Peter reminds us that we live in a broken world; everyone experiences some type of “fiery trial.” We are not alone in our suffering.

There is a gift in loss. As John Piper says, “Suffering is appointed for us in this life as a great mercy to keep us from loving this world more than we should and to rely on God who raises the dead.”

We anchor our hope now in heaven. Because of grief, we long in a different way than we could before our loss. We can look up, and we can mean what we say when we long for heaven.

To “keep on rejoicing” doesn’t mean to be happy or necessarily cheerful about grief. Joy is part of the medicine for endurance. Again, joy is different than cheerfulness. While cheerfulness is the attitude of a moment, joy runs soul-deep.

Suffering works the perseverance of faith. Suffering changes you. In A Grief Observed, C.S. Lewis writes, “God has not been trying an experiment on my faith or love in order to find out their quality. He knew it already. It was I who didn’t.”

You’ll never be the same as you were before loss. And with the God who transforms, you can not only have hope, but you can also give hope.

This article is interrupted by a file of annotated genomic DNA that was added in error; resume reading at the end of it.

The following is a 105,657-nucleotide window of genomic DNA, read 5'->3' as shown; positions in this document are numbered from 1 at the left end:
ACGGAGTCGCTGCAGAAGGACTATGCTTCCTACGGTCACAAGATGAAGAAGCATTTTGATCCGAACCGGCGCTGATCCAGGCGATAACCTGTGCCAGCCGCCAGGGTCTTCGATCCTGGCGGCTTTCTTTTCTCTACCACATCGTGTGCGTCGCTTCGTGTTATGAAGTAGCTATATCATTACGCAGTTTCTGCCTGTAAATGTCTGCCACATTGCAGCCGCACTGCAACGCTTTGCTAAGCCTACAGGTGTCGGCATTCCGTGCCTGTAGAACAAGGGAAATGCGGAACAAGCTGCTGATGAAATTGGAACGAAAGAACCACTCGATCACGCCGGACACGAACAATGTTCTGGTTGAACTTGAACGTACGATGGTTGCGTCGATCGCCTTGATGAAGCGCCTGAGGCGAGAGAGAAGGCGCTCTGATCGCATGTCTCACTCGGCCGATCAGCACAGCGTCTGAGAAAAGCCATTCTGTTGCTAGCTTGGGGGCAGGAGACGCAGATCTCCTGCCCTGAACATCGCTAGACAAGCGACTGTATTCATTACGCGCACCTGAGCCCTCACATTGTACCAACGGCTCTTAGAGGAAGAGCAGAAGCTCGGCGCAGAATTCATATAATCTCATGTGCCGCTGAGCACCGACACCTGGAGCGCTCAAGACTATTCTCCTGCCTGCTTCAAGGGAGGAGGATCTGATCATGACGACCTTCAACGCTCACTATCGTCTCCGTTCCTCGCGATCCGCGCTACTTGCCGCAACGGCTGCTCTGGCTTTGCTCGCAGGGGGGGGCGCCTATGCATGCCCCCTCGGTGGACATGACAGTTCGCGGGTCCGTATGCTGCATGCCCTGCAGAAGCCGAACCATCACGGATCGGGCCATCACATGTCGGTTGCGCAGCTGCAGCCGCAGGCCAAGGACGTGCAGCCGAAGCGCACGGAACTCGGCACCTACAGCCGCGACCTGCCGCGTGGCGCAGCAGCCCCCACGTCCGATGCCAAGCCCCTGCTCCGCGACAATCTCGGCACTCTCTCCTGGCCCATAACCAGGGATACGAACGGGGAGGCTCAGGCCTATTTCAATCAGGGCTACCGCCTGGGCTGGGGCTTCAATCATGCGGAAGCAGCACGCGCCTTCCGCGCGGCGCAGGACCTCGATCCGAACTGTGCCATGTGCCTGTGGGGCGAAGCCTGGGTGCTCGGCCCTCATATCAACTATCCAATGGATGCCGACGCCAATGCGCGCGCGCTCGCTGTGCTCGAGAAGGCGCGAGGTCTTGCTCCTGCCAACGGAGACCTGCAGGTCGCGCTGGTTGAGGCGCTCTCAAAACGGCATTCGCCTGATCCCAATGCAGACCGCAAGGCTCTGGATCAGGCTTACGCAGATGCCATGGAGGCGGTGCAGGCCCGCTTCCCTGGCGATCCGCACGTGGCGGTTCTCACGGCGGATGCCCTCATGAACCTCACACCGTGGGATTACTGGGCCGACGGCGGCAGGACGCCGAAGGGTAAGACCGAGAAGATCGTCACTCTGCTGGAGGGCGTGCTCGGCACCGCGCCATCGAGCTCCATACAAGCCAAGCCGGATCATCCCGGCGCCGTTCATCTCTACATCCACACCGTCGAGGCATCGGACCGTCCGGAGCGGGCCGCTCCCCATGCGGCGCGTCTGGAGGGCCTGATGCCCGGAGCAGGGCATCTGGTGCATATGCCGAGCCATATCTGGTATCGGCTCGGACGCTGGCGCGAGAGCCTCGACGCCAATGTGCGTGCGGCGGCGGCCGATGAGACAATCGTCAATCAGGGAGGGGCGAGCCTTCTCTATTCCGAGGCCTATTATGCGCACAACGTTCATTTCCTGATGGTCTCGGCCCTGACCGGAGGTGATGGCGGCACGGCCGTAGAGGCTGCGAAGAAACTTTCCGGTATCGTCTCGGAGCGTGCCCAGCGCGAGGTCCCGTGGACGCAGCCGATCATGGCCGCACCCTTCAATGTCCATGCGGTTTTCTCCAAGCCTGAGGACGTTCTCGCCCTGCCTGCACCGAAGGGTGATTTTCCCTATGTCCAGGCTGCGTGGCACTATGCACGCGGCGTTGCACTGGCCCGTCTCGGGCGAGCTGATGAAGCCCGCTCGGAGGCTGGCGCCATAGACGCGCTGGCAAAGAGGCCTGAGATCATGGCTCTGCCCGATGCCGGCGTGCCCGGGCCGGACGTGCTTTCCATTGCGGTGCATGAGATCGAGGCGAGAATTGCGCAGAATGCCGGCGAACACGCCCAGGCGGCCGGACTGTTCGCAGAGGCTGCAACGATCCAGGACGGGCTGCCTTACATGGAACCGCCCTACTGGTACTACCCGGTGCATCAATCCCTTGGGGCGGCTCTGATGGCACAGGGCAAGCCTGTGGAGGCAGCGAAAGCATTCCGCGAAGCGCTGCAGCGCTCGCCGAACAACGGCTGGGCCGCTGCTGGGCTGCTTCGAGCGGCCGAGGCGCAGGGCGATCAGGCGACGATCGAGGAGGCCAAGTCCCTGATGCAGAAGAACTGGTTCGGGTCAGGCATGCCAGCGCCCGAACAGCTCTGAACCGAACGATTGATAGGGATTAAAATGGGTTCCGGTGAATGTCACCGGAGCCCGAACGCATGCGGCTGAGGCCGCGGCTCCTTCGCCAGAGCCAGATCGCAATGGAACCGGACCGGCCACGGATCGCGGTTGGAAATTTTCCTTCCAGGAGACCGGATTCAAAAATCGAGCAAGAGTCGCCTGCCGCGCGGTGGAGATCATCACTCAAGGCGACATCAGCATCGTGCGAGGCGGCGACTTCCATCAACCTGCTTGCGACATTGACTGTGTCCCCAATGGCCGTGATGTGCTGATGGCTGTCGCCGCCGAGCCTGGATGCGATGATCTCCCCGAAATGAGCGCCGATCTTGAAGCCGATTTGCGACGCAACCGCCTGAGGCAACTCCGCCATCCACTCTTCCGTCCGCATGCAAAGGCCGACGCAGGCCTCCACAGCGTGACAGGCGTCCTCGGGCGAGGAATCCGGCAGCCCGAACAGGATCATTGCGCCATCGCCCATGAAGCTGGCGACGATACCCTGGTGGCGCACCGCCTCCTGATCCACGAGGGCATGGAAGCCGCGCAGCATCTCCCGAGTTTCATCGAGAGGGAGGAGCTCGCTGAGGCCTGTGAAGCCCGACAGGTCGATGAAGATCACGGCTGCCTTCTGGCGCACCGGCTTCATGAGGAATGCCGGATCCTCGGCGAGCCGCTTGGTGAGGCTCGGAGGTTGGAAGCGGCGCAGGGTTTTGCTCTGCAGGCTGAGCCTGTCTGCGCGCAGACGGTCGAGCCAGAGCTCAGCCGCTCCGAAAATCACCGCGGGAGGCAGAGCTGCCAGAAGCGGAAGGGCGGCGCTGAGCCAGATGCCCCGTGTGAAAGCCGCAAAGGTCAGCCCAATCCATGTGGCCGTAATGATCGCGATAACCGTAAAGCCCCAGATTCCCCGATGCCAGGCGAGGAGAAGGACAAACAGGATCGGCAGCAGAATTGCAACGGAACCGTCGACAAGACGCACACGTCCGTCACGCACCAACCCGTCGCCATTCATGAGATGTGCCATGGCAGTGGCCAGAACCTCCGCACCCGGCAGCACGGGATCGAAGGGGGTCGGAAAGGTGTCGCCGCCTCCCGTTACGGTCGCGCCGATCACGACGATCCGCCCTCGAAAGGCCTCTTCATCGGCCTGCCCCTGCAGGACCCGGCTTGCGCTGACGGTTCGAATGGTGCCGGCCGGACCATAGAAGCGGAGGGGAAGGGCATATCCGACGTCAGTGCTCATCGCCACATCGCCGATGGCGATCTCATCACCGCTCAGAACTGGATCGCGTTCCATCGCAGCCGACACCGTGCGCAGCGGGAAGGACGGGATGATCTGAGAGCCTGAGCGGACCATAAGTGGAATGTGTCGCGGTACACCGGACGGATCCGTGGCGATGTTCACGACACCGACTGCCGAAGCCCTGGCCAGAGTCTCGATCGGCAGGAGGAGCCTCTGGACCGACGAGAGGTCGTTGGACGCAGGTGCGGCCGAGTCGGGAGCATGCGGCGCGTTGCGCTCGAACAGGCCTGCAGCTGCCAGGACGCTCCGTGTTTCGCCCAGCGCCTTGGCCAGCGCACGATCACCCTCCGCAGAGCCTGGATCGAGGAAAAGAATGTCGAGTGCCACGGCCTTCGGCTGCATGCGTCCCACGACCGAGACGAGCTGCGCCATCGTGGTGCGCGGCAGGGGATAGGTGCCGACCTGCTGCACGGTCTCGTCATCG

We are called to be priests (1 Peter 2:9-10). We may not have the story we wanted. We may not love where He has us today. But, we share the story. Like priests, we are to declare the things that He has done.

Share your story. Let others into the messy—they may need to see it.

Shannon Owen lives in Houston, Texas with her husband, Lee, and their two girls, Avery (6) and Kate (2). In 2012, between her two girls, she miscarried a baby at 8 weeks due to an ectopic pregnancy; read more from Shannon about her Hope Baby hereShe taught high school English, but traded in her grammar textbooks for board books after Avery was born. However, words and stories are still very much a part of her life. 

During a lengthy NICU stay after her daughter Kate was born, Shannon dusted off her pen and started a blog to keep friends and family updated on Kate’s progress, but kept writing because it was catharsis. Kate was born with a congenital, non-progressive muscle and joint disorder as well as bilateral vocal cord paralysis, which causes a blockage in her airway.

Shannon also writes for Abide, an audio prayer app, and has had some of her reading plans featured on YouVersion. You can find her at

Shannon and her family are very involved in their church, Houston’s First Baptist. Shannon and Lee help teach high school juniors and seniors, and Shannon leads and teaches in the women’s ministry.

No Replies to "Beautiful Inheritance {The Boundary Lines}"

    Got something to say?

    Some html is OK